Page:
After 2021's 28% gain for US stocks—as measured by the S&P 500—the market is off to a negative start in 2022, as of mid-January. Weakened by the Fed moving to withdraw some economic support, along with Omicron ripple effects, lingering supply chain issues, and other factors, stocks are down 4% thus far this year. Will that trend continue?
One technical indicator—Bollinger Bands—suggests that US stocks, broadly speaking, may be oversold on a short-term basis.
Using Bollinger Bands
How do you determine if an individual stock price is relatively high or low? Is a stock that is trading at $50 per share high, or is it low, relative to its recent price range? You may have done your research and decided to buy or sell. But when is the best time to pull the trigger?
Bollinger Bands are one tool that can help you decide when to make your move by illustrating the relative strength—or momentum—of a stock or other investment. You can even apply this indicator to the broad market.
Bollinger Bands look like an envelope that forms an upper and lower band* around the price of a stock or other security (see the chart below). Between the 2 bands is a moving average, typically a 20-day simple moving average (SMA).
Bollinger Bands are plotted at a standard deviation above and below a simple moving average of the price. The upper band is the moving average plus a standard deviation, and the lower band is the moving average less the standard deviation.
How can Bollinger Bands help you determine the relative strength of a stock? John Bollinger, who created this indicator, considers the price of the stock relatively low (attractive) if it is near the lower band, and relatively high (overvalued) if it's near the upper band. Of course, investors should not buy or sell solely based on these signals alone, but they can help assess relative value along with other information.
Buy and sell signals
In addition to these "high" and "low" relative assessments, there are other trading signals that are generated by how the price of the stock or security interacts with the bands. For example, when the stock breaks through the upper band (a resistance level), some traders believe this generates a buy signal. When it breaks below the lower band (a support level), some traders believe this is a sell signal. According to Bollinger, a close either above the band or below the band is not necessarily a reversal signal, but rather a continuation pattern.
Currently, the S&P 500 is at the lower part of the lower band (see Bollinger Bands applied to the S&P 500® Index chart), which suggests US stocks are undervalued on a short-term basis. Some traders would interpret a break below the lower part of the band as a sell signal.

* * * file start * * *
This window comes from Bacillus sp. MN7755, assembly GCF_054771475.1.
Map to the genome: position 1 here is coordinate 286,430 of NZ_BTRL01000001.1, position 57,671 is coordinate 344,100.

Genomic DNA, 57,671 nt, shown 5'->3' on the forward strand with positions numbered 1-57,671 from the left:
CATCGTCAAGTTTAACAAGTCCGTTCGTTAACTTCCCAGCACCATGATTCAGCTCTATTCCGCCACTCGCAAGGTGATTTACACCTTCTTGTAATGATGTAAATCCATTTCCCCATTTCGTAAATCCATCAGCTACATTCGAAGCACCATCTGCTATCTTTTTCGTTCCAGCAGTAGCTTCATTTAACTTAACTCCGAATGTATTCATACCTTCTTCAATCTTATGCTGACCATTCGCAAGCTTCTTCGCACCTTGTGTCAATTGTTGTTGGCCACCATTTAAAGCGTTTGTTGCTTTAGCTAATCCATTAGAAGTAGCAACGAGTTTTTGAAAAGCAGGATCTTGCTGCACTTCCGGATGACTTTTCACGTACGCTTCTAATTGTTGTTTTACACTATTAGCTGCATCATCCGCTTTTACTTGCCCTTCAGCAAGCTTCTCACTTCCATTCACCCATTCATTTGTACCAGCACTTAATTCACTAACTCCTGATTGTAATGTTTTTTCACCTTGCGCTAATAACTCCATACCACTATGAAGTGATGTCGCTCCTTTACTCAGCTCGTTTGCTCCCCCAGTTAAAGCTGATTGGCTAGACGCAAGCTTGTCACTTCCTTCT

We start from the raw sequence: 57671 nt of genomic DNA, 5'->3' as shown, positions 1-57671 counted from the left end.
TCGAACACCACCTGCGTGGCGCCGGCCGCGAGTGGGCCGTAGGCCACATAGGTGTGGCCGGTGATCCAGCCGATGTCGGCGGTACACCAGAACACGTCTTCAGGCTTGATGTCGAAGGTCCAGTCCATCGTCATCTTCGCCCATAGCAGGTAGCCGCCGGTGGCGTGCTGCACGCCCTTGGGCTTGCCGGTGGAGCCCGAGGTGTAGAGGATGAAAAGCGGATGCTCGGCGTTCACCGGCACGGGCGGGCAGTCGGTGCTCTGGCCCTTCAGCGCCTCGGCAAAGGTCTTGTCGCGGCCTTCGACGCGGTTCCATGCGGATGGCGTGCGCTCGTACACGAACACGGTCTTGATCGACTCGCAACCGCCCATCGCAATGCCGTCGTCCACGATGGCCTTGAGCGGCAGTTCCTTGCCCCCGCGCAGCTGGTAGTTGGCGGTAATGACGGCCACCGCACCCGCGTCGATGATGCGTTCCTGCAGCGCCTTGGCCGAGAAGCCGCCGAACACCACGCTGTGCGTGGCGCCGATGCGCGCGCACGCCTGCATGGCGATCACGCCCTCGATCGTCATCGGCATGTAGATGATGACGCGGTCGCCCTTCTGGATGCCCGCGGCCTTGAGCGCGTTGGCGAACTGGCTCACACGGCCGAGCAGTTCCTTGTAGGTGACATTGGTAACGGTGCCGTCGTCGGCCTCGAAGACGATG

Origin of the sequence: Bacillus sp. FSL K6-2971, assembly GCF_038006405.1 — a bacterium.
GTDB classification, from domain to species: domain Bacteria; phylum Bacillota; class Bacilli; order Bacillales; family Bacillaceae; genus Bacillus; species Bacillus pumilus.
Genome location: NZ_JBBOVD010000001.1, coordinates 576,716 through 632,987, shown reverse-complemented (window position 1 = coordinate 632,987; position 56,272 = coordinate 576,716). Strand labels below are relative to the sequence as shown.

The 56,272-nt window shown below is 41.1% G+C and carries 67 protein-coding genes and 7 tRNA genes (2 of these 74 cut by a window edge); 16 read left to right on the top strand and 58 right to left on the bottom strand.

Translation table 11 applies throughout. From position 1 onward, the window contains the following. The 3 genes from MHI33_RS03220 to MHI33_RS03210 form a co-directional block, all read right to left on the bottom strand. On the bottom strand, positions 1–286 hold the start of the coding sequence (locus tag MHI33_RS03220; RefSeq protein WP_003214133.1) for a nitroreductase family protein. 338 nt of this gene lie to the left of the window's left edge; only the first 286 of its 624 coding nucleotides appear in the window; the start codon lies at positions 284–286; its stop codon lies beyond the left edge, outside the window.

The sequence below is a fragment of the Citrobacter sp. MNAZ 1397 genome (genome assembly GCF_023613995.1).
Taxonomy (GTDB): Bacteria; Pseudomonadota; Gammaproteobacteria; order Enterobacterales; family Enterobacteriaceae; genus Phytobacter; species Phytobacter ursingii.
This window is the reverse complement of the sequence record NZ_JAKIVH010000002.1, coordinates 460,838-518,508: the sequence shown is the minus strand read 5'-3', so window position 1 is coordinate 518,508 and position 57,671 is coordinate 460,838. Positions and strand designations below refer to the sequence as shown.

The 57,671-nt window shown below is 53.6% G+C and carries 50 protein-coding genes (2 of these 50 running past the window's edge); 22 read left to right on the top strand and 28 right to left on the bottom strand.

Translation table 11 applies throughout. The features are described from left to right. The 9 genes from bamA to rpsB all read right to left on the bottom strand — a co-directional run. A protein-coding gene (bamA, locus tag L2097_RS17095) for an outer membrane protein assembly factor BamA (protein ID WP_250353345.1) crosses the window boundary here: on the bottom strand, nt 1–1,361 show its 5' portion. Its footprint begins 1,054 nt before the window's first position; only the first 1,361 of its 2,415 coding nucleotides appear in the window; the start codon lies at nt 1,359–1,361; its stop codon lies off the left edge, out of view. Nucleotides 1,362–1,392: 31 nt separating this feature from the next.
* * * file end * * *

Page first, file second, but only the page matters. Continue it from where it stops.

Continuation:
Volatility and the bands
Bollinger Bands can also provide a unique assessment of volatility. Narrowing Bollinger Bands (i.e., when the bands move closer together) could suggest that volatility is decreasing—as investor sentiment potentially becomes more optimistic or complacent. As the chart above shows, the bands have actually widened since late December.
Another pattern of note is a Bollinger Band "squeeze." This occurs when volatility reaches a relative low in the context of recent price action. This squeeze can frequently be followed by a period of increased volatility, and may result in a significant move by the stock to the upside or the downside. A squeeze has not occurred recently.
Advanced use of Bollinger Bands
An advanced application of Bollinger Bands involves another indicator: the relative strength index (RSI). Bollinger Bands can be applied around the RSI line to assess additional buy and sell signals.
When RSI is near an extreme high (~100) or low (~0), and is touching either the high part of the upper band or the low part of the lower band, the RSI line could pull back sharply from the band. Bollinger Band analysis holds that a failure of RSI to touch the upper band on a second try generates a sell signal. At extreme lows, a failure of RSI to reach the lower band triggers a buy signal. This is similar to double top and double bottom patterns, respectively, that can occur for the price. Currently, RSI is not near extreme highs or lows.
Another tool in the toolbox
Applying Bollinger Bands to RSI demonstrates an important lesson when using technical indicators. You should not make an investment decision based only on the signals given by a single indicator or data point. Fortunately, Bollinger Bands can be used in combination with different indicators, like RSI, as well as support and resistance, moving averages, MACD, stochastics, and any other research tools that may support your analysis.
Of course, you should never rely on a single piece of information to make an investment decision. It's always important to consider fundamental stock research and your particular goals, time horizon, and risk tolerance before making an investment decision. You should consider complementing technical analysis with sound fundamental analysis. As it can be said, the fundamentals can tell you what to buy or sell; the technicals can help you decide when.
Next steps to consider
Find new investing ideas and get up-to-the-minute market data.
Learn what you need to know before trading the market.
Learn about more technical indicators and how they can help you trade.